if said configuration description identified by the configuration identifier is not stored on the storage medium, requesting and receiving the configuration description from said second device, storing said configuration description together with said configuration identifier on said storage medium and setting the configuration corresponding to the received configuration identifier as the active configuration description of the second device.

An advantage of this proposal is that it reduces peak loads on UPnP devices during start-up or network hiccups. Only if a control point receives an announcement of a device having an unknown configuration identifier, the configuration description is downloaded.

The invention further makes it possible for devices to “opt out’, and also allow devices to give different configuration identifiers to the same configuration. This last option can be useful, since the internal state of a device consists of more than the configuration information of the device and service description. This might make it difficult to detect that two internal configurations map to the same set of configuration descriptions.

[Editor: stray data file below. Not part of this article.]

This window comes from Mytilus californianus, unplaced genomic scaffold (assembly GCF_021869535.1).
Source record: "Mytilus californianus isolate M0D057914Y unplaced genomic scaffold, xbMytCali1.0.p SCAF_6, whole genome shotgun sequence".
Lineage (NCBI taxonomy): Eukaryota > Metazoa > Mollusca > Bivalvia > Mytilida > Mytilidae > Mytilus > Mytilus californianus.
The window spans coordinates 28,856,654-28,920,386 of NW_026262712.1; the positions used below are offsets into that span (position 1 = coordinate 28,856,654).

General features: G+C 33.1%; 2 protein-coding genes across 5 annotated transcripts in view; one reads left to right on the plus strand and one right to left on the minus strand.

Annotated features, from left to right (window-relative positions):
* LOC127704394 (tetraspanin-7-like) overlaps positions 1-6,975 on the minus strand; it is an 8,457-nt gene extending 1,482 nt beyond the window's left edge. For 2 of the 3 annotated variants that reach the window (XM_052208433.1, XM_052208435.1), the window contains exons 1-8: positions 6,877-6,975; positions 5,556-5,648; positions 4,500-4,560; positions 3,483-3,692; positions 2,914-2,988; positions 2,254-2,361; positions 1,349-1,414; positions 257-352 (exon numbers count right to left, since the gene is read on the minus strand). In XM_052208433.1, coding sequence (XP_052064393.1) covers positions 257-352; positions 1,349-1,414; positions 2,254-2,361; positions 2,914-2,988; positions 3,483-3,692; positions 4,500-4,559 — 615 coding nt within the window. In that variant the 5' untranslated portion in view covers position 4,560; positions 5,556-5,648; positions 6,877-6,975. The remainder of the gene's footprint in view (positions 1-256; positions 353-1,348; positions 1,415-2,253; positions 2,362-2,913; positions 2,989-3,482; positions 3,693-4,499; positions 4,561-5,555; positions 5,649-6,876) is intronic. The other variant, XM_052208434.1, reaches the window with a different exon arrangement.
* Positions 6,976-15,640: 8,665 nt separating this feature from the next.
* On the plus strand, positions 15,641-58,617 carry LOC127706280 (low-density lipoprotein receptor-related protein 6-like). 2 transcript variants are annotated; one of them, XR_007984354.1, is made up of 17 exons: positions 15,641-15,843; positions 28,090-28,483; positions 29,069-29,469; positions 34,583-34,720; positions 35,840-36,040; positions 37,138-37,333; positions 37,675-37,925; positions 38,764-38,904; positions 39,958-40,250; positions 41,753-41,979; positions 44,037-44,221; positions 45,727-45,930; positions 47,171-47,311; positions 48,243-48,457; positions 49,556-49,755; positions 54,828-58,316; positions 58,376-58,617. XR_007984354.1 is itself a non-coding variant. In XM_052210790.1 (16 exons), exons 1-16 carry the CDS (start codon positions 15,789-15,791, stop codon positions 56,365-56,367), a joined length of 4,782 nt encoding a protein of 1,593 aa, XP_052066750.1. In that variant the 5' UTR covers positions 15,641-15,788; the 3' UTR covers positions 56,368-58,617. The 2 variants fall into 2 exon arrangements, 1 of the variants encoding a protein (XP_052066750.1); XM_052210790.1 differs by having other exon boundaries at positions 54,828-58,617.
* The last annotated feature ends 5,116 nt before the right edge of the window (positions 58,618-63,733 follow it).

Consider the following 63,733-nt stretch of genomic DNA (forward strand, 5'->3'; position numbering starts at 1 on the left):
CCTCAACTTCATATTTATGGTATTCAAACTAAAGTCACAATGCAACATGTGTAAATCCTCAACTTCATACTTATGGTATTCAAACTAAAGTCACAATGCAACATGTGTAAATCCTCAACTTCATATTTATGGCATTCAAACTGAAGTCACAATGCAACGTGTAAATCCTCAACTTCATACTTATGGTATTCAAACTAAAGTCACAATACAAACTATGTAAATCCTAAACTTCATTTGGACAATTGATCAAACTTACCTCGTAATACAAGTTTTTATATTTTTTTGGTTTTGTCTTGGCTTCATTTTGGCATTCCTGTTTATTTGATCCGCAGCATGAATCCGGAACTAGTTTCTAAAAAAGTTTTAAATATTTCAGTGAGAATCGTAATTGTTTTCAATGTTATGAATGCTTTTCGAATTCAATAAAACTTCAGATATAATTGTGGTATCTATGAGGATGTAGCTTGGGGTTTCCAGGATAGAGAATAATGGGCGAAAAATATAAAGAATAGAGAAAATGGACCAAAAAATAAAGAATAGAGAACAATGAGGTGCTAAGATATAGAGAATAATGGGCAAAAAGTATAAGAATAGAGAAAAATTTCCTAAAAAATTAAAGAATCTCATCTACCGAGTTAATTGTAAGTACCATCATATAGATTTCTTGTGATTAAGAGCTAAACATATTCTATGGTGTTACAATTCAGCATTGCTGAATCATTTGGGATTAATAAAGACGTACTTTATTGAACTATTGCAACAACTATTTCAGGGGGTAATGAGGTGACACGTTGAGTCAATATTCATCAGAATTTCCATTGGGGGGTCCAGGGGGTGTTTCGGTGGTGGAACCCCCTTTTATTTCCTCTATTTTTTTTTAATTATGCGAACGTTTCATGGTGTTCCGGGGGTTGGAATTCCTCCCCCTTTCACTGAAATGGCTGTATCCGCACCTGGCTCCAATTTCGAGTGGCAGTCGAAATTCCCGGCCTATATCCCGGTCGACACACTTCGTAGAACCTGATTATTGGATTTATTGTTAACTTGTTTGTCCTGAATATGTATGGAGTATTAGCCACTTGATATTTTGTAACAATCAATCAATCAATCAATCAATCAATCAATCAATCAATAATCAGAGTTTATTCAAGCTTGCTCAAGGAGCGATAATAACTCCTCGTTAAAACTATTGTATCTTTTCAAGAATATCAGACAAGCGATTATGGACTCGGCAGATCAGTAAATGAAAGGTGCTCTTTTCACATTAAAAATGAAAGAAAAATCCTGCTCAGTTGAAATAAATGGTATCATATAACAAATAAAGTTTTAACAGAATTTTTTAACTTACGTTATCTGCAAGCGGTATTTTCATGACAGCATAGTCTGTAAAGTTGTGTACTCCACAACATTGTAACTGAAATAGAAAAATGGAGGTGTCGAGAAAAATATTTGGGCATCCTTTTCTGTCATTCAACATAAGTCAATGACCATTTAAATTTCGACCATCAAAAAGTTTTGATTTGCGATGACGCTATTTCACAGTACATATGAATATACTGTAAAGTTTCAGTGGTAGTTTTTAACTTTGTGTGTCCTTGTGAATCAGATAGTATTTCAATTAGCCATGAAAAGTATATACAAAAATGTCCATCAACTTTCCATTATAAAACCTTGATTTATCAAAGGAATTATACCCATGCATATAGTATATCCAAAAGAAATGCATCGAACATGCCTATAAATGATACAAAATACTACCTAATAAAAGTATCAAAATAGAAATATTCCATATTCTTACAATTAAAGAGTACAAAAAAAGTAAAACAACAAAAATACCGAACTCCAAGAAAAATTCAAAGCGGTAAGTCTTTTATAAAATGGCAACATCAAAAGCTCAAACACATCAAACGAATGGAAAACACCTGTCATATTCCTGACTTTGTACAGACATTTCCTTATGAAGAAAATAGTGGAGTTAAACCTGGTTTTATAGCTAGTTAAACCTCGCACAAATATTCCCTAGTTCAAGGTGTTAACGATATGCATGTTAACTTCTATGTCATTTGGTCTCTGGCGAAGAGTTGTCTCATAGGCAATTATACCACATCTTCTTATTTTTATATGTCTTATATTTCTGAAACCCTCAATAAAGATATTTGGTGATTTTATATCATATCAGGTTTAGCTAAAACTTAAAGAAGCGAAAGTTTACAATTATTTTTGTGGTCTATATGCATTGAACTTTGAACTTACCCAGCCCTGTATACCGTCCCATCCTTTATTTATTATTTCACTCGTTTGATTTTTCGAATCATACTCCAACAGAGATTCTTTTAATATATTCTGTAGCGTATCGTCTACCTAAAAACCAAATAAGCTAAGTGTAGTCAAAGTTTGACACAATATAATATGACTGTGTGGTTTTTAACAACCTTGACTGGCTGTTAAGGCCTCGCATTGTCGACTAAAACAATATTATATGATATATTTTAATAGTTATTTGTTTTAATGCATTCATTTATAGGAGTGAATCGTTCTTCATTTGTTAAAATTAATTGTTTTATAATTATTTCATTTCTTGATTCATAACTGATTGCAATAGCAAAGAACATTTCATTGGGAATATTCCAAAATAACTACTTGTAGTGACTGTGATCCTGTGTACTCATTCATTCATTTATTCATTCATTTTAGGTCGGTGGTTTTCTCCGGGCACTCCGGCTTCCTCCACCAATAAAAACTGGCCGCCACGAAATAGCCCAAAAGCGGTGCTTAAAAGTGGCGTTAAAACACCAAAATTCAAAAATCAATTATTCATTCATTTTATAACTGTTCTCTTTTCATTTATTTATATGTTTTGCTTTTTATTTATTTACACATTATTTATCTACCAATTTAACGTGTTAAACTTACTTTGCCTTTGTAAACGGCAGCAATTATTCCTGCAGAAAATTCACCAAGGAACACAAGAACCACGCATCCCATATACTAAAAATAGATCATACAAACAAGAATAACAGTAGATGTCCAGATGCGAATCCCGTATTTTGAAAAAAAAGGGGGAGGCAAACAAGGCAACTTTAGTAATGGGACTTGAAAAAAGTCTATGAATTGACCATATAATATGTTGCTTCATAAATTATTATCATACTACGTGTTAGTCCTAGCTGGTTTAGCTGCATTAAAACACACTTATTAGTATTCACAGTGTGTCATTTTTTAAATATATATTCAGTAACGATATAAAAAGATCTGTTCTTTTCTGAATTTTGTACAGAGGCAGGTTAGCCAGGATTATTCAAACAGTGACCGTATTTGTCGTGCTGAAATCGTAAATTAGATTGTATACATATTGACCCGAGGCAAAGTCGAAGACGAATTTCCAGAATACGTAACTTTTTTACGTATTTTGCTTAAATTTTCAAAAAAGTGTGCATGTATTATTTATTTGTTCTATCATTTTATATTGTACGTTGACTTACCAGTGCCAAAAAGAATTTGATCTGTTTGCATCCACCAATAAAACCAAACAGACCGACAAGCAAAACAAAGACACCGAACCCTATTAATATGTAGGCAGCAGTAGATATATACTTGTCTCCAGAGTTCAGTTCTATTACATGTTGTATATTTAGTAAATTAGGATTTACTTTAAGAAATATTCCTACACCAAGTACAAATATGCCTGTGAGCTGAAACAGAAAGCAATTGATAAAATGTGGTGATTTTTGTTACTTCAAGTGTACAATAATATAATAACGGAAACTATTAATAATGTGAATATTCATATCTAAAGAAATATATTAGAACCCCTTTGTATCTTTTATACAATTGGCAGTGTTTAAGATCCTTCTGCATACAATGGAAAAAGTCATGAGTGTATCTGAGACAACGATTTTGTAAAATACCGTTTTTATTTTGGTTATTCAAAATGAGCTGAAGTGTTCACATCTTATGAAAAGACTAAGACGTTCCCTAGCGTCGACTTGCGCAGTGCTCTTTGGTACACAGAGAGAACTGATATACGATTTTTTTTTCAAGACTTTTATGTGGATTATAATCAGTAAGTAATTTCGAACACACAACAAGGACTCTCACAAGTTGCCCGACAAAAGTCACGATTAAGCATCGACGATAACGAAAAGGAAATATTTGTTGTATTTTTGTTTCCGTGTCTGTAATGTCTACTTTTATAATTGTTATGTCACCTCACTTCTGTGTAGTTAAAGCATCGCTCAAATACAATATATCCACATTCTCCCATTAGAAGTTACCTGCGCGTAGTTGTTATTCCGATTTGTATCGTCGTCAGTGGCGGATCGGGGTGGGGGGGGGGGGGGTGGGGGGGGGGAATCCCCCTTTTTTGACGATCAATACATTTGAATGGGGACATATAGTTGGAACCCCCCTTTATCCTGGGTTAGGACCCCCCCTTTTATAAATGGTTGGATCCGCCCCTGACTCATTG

Having configuration identifiers further allows e.g. a first device being a control point to maintain an extensive cache, not only for the current configuration descriptions, but also for past configuration descriptions, that could be reused in the future.

To minimize required standardization and simplify implementations, each controlled device can independently assign identifiers to its own configurations. For example, it can maintain a lookup table, have an internal state-transition-machine, or hash the set of description files. This allows caching per device. If cache size becomes a limiting factor, configuration numbers can be standardized for each device-type. This allows caching per device-type.

When applied to UPnP, the configuration identifiers could be included in ssdp:alive messages. If an UPnP device sends out two ssdp:alive messages with the same configuration number, this ensures that the device configuration is the same (same root device, embedded devices, services). This allows control points to (indefinitely) maintain a list of triplets: (device ID, configuration number, descriptions). Such an extended cache eliminates the need to download the same description twice.